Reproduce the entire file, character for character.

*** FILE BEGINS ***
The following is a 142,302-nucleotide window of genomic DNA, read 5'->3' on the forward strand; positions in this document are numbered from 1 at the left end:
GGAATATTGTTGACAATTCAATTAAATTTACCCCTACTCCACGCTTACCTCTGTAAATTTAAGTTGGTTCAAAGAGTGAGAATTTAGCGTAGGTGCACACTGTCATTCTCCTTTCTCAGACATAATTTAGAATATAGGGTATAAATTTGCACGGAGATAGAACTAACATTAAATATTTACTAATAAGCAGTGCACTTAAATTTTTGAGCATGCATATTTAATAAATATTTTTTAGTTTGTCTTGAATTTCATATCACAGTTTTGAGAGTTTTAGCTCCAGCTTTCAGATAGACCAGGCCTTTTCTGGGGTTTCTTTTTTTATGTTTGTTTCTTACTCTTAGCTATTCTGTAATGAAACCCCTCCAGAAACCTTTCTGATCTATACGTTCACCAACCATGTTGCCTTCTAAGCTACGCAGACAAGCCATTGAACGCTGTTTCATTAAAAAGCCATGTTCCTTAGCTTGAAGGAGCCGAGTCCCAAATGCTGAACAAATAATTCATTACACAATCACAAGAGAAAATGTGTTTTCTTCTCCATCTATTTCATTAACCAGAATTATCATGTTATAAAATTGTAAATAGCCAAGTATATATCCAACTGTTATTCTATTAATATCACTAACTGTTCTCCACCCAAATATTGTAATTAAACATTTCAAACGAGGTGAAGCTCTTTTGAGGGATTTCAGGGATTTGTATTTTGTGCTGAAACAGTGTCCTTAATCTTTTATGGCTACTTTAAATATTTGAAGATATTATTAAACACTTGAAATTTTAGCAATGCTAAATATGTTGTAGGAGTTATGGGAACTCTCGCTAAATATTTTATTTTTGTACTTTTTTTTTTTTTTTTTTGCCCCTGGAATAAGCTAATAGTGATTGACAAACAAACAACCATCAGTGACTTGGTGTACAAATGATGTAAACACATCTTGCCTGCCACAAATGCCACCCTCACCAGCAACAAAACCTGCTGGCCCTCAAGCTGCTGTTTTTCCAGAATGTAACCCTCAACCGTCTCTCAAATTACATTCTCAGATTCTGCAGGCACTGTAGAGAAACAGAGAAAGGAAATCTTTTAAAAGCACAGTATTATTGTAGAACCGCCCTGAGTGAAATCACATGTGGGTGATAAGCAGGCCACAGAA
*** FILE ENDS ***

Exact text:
The following is a 142,302-nucleotide window of genomic DNA, read 5'->3' on the forward strand; positions in this document are numbered from 1 at the left end:
GGAATATTGTTGACAATTCAATTAAATTTACCCCTACTCCACGCTTACCTCTGTAAATTTAAGTTGGTTCAAAGAGTGAGAATTTAGCGTAGGTGCACACTGTCATTCTCCTTTCTCAGACATAATTTAGAATATAGGGTATAAATTTGCACGGAGATAGAACTAACATTAAATATTTACTAATAAGCAGTGCACTTAAATTTTTGAGCATGCATATTTAATAAATATTTTTTAGTTTGTCTTGAATTTCATATCACAGTTTTGAGAGTTTTAGCTCCAGCTTTCAGATAGACCAGGCCTTTTCTGGGGTTTCTTTTTTTATGTTTGTTTCTTACTCTTAGCTATTCTGTAATGAAACCCCTCCAGAAACCTTTCTGATCTATACGTTCACCAACCATGTTGCCTTCTAAGCTACGCAGACAAGCCATTGAACGCTGTTTCATTAAAAAGCCATGTTCCTTAGCTTGAAGGAGCCGAGTCCCAAATGCTGAACAAATAATTCATTACACAATCACAAGAGAAAATGTGTTTTCTTCTCCATCTATTTCATTAACCAGAATTATCATGTTATAAAATTGTAAATAGCCAAGTATATATCCAACTGTTATTCTATTAATATCACTAACTGTTCTCCACCCAAATATTGTAATTAAACATTTCAAACGAGGTGAAGCTCTTTTGAGGGATTTCAGGGATTTGTATTTTGTGCTGAAACAGTGTCCTTAATCTTTTATGGCTACTTTAAATATTTGAAGATATTATTAAACACTTGAAATTTTAGCAATGCTAAATATGTTGTAGGAGTTATGGGAACTCTCGCTAAATATTTTATTTTTGTACTTTTTTTTTTTTTTTTTTGCCCCTGGAATAAGCTAATAGTGATTGACAAACAAACAACCATCAGTGACTTGGTGTACAAATGATGTAAACACATCTTGCCTGCCACAAATGCCACCCTCACCAGCAACAAAACCTGCTGGCCCTCAAGCTGCTGTTTTTCCAGAATGTAACCCTCAACCGTCTCTCAAATTACATTCTCAGATTCTGCAGGCACTGTAGAGAAACAGAGAAAGGAAATCTTTTAAAAGCACAGTATTATTGTAGAACCGCCCTGAGTGAAATCACATGTGGGTGATAAGCAGGCCACAGAA